Album title: Gustav Mahler's Symphony No. 9 in D major
Performers:  Carlo Maria Giulini, Chicago Symphony Orchestra
Label: Speakers Corner DG 2707097
Playing time: 2 LPs: 31’45"/17’05"/13’53"/25’12"
Recorded: 1977

Perhaps the most autobiographical symphonist of all times, it is Gustav Mahler’s Symphony No.9 that entrances the most interpretational theorists to decipher its true meaning. From a purely technical standpoint all seem to agree that the work was Mahler’s farewell to tonality, exerting tremendous influence on the New Viennese School noticeably in the final movement. What leads to differences or similarities in interpretation depends on the conductors’ treatments of the score. But conductors seldom write down their notes at least not in the seventies when this recording was first released. Unless you had the privilege of being present during rehearsal, our conjecture of a conductor’s interpretation hinges on just one thing - gut feeling.

This symphony was written between 1908 and 1909. If one accepts the so-called ‘death-haunted symphony’ theory, one’s postmortem must trace back to 1907 when life’s various adversities struck Mahler all at once. First scarlet fever took the life of his elder daughter Maria. Then his heart condition was diagnosed as life-threatening. But the real heartbreak was discovering that his wife Alma had an affectionate affair with another man. At the end of the same year Mahler finally succumbed to his opponents and resigned from the Vienna Court Opera after years of battles.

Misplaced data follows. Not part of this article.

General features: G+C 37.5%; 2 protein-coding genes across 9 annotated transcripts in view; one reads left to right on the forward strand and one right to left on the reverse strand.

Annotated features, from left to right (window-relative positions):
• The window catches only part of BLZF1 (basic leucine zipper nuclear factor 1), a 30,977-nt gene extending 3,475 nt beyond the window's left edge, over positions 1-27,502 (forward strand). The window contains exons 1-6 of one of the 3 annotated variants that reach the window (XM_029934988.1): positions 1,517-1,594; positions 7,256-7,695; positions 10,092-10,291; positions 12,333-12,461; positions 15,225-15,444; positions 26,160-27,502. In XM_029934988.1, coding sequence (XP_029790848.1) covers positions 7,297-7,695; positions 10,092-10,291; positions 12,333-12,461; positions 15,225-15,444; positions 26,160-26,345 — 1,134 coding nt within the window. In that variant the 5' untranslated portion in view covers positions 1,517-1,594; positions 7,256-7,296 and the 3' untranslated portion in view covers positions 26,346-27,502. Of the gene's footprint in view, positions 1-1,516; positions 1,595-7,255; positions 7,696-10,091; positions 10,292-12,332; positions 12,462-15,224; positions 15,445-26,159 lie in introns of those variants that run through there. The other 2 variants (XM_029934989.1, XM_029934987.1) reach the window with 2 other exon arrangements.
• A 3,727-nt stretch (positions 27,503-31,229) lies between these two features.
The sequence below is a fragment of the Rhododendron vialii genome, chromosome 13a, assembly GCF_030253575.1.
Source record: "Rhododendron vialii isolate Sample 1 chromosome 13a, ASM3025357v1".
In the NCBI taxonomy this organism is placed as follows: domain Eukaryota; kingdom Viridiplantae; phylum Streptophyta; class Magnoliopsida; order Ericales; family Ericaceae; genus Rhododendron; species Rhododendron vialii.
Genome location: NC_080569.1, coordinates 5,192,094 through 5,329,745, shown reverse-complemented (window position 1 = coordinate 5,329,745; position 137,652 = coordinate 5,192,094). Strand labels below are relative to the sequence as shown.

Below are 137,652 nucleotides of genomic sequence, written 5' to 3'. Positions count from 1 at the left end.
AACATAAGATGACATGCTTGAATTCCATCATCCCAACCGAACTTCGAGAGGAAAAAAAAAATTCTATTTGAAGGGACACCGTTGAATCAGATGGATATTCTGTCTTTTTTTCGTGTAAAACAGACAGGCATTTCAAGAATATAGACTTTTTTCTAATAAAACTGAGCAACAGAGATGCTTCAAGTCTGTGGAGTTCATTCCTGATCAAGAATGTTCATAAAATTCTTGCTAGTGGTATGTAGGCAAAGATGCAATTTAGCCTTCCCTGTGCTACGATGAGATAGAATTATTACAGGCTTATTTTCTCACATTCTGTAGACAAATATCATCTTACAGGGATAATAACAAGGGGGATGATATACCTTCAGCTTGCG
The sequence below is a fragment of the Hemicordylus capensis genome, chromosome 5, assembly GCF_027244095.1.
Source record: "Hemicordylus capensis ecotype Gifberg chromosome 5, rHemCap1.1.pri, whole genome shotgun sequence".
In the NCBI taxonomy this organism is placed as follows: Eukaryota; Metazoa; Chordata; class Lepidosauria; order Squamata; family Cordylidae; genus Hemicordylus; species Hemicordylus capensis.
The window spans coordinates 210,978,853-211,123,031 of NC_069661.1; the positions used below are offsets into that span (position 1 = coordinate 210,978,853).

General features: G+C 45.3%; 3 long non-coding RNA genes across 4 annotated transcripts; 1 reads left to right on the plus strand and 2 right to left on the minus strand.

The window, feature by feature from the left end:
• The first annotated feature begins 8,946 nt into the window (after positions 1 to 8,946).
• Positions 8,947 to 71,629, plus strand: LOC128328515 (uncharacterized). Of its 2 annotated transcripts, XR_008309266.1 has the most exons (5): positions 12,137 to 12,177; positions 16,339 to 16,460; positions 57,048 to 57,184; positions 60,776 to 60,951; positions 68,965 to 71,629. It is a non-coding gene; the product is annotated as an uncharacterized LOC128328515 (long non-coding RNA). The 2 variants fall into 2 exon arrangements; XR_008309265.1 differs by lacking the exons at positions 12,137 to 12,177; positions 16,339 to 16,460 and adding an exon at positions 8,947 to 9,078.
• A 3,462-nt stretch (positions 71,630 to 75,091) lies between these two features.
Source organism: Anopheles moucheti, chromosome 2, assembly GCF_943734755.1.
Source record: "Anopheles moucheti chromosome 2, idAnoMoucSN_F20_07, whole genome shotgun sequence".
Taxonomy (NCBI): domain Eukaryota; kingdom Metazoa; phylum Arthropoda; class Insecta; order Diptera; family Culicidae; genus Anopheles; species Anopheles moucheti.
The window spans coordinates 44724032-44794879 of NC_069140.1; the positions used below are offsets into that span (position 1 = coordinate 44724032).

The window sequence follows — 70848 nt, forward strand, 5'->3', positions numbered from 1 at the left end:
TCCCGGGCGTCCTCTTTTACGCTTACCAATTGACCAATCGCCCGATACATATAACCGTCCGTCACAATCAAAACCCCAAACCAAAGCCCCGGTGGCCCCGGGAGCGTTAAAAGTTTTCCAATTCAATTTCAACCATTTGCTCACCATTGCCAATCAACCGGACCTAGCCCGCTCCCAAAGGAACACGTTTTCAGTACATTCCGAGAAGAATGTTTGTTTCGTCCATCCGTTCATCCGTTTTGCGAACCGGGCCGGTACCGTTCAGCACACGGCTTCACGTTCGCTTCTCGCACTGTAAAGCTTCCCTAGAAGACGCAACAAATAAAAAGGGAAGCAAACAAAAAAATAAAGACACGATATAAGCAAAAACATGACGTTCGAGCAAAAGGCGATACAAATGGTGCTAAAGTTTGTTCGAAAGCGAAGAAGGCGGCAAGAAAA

Whether we subscribe to reading between the lines or not, the symphony is undeniably a farewell of some sort as hinted at by the first movement’s quote from Beethoven’s ‘Les Adieux’ Sonata. What remains inconclusive amongst performers and listeners alike is who the farewell was addressed to and what kind of spiritual mood Mahler was under at the time. I personally would not confine myself to one definitive interpretation when I’ve found very polarizing views equally as convincing.

Under the broad catch-all ‘Farewell to Life’ some commentators have drawn comparisons between Mahler’s Ninth and Tchaikovsky’s Sixth, the so-called ‘Pathetique’. In his last symphony Tchaikovsky’s farewell to life was expressed in lachrymose outbursts almost suicidal in tenor despite the bittersweet memories recollected in the second movement. One interpretation of Mahler’s Ninth that seems to entail similar pathetiquette is Gary Bertini’s 1991 reading with the Cologne Radio Symphony Orchestra [EMI CDS 7543872], a decisively direct and focused take that avoids all trivialities and whose two outer movements plunge into an emotional abyss with a heart as heavy as lead.

Giulini’s reading on the other hand confirms the prevalent notion that Mahler’s musical language was far more complex than Tchaikovsky’s. Mahler’s farewell according to Giulini—or rather my take on him—is not entirely of despair but a mix of yearning for love, reconciliation, atonement and even comfort and ultimate resolution. In 1902 Mahler was the object of jealousy when he married Alma Schindler, nineteen years his junior and Vienna’s most desirable woman known for her youthful beauty, artistic taste, musical talent as song composer and flirtatious vivacity among prominent men in the artistic circle, Gustav Klimt and Alexander von Zemlinsky included.